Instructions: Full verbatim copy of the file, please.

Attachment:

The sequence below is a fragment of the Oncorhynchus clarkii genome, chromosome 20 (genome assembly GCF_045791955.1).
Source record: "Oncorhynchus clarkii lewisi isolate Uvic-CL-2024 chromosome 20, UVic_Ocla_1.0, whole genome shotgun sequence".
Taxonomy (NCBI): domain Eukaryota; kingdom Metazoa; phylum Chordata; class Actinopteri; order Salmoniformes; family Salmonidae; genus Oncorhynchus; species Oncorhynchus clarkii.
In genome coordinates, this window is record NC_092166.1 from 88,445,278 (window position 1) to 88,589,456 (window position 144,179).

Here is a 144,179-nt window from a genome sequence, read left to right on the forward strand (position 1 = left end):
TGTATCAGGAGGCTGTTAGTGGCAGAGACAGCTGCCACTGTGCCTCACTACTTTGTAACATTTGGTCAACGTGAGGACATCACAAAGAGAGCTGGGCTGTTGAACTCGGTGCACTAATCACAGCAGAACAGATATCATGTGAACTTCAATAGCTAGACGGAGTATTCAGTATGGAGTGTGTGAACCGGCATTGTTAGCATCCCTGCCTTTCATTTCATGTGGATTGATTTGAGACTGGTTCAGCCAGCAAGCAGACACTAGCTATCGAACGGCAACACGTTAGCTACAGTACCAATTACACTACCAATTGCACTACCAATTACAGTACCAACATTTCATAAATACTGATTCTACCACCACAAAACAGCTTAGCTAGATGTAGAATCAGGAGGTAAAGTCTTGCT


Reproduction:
The sequence below is a fragment of the Oncorhynchus clarkii genome, chromosome 20 (genome assembly GCF_045791955.1).
Source record: "Oncorhynchus clarkii lewisi isolate Uvic-CL-2024 chromosome 20, UVic_Ocla_1.0, whole genome shotgun sequence".
Taxonomy (NCBI): domain Eukaryota; kingdom Metazoa; phylum Chordata; class Actinopteri; order Salmoniformes; family Salmonidae; genus Oncorhynchus; species Oncorhynchus clarkii.
In genome coordinates, this window is record NC_092166.1 from 88,445,278 (window position 1) to 88,589,456 (window position 144,179).

Here is a 144,179-nt window from a genome sequence, read left to right on the forward strand (position 1 = left end):
TGTATCAGGAGGCTGTTAGTGGCAGAGACAGCTGCCACTGTGCCTCACTACTTTGTAACATTTGGTCAACGTGAGGACATCACAAAGAGAGCTGGGCTGTTGAACTCGGTGCACTAATCACAGCAGAACAGATATCATGTGAACTTCAATAGCTAGACGGAGTATTCAGTATGGAGTGTGTGAACCGGCATTGTTAGCATCCCTGCCTTTCATTTCATGTGGATTGATTTGAGACTGGTTCAGCCAGCAAGCAGACACTAGCTATCGAACGGCAACACGTTAGCTACAGTACCAATTACACTACCAATTGCACTACCAATTACAGTACCAACATTTCATAAATACTGATTCTACCACCACAAAACAGCTTAGCTAGATGTAGAATCAGGAGGTAAAGTCTTGCT